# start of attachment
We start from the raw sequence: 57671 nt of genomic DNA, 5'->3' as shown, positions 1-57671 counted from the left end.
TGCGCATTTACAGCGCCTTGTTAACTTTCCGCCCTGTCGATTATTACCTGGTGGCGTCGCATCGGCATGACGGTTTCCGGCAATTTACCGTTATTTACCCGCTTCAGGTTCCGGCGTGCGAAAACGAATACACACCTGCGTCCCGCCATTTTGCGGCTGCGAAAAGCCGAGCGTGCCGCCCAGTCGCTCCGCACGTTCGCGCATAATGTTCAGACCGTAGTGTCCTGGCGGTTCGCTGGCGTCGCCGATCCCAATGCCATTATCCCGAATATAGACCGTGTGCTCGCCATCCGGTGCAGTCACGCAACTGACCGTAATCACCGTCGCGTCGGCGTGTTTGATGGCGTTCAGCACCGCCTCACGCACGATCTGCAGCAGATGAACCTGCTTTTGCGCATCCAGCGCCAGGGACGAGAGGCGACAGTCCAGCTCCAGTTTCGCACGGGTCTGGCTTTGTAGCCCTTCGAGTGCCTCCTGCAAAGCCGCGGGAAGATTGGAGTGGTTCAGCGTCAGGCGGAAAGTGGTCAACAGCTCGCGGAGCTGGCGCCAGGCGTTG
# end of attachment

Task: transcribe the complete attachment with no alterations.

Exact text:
We start from the raw sequence: 57671 nt of genomic DNA, 5'->3' as shown, positions 1-57671 counted from the left end.
TGCGCATTTACAGCGCCTTGTTAACTTTCCGCCCTGTCGATTATTACCTGGTGGCGTCGCATCGGCATGACGGTTTCCGGCAATTTACCGTTATTTACCCGCTTCAGGTTCCGGCGTGCGAAAACGAATACACACCTGCGTCCCGCCATTTTGCGGCTGCGAAAAGCCGAGCGTGCCGCCCAGTCGCTCCGCACGTTCGCGCATAATGTTCAGACCGTAGTGTCCTGGCGGTTCGCTGGCGTCGCCGATCCCAATGCCATTATCCCGAATATAGACCGTGTGCTCGCCATCCGGTGCAGTCACGCAACTGACCGTAATCACCGTCGCGTCGGCGTGTTTGATGGCGTTCAGCACCGCCTCACGCACGATCTGCAGCAGATGAACCTGCTTTTGCGCATCCAGCGCCAGGGACGAGAGGCGACAGTCCAGCTCCAGTTTCGCACGGGTCTGGCTTTGTAGCCCTTCGAGTGCCTCCTGCAAAGCCGCGGGAAGATTGGAGTGGTTCAGCGTCAGGCGGAAAGTGGTCAACAGCTCGCGGAGCTGGCGCCAGGCGTTG